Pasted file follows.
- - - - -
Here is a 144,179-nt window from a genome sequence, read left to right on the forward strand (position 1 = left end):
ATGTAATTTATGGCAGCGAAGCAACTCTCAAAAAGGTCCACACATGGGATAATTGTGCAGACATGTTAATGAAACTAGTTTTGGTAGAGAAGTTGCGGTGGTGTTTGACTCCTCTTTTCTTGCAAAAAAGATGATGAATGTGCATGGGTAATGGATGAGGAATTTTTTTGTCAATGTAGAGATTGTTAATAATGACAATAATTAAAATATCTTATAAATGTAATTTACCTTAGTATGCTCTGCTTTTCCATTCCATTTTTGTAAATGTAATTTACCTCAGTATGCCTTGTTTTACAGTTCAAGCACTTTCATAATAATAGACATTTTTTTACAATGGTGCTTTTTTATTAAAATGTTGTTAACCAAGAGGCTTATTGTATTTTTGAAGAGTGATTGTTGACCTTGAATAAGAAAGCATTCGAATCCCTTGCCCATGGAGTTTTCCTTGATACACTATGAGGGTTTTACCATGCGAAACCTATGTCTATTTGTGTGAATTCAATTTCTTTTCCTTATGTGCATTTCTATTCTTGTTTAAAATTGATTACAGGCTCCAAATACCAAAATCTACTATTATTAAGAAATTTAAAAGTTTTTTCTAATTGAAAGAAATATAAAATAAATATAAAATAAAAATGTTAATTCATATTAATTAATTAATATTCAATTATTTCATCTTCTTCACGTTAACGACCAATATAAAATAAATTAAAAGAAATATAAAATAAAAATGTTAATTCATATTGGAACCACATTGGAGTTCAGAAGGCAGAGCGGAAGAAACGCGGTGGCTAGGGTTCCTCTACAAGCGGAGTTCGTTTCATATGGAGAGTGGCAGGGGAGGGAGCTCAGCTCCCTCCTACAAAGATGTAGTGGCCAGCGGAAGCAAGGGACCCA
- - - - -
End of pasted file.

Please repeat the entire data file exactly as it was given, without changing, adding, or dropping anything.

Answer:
Here is a 144,179-nt window from a genome sequence, read left to right on the forward strand (position 1 = left end):
ATGTAATTTATGGCAGCGAAGCAACTCTCAAAAAGGTCCACACATGGGATAATTGTGCAGACATGTTAATGAAACTAGTTTTGGTAGAGAAGTTGCGGTGGTGTTTGACTCCTCTTTTCTTGCAAAAAAGATGATGAATGTGCATGGGTAATGGATGAGGAATTTTTTTGTCAATGTAGAGATTGTTAATAATGACAATAATTAAAATATCTTATAAATGTAATTTACCTTAGTATGCTCTGCTTTTCCATTCCATTTTTGTAAATGTAATTTACCTCAGTATGCCTTGTTTTACAGTTCAAGCACTTTCATAATAATAGACATTTTTTTACAATGGTGCTTTTTTATTAAAATGTTGTTAACCAAGAGGCTTATTGTATTTTTGAAGAGTGATTGTTGACCTTGAATAAGAAAGCATTCGAATCCCTTGCCCATGGAGTTTTCCTTGATACACTATGAGGGTTTTACCATGCGAAACCTATGTCTATTTGTGTGAATTCAATTTCTTTTCCTTATGTGCATTTCTATTCTTGTTTAAAATTGATTACAGGCTCCAAATACCAAAATCTACTATTATTAAGAAATTTAAAAGTTTTTTCTAATTGAAAGAAATATAAAATAAATATAAAATAAAAATGTTAATTCATATTAATTAATTAATATTCAATTATTTCATCTTCTTCACGTTAACGACCAATATAAAATAAATTAAAAGAAATATAAAATAAAAATGTTAATTCATATTGGAACCACATTGGAGTTCAGAAGGCAGAGCGGAAGAAACGCGGTGGCTAGGGTTCCTCTACAAGCGGAGTTCGTTTCATATGGAGAGTGGCAGGGGAGGGAGCTCAGCTCCCTCCTACAAAGATGTAGTGGCCAGCGGAAGCAAGGGACCCA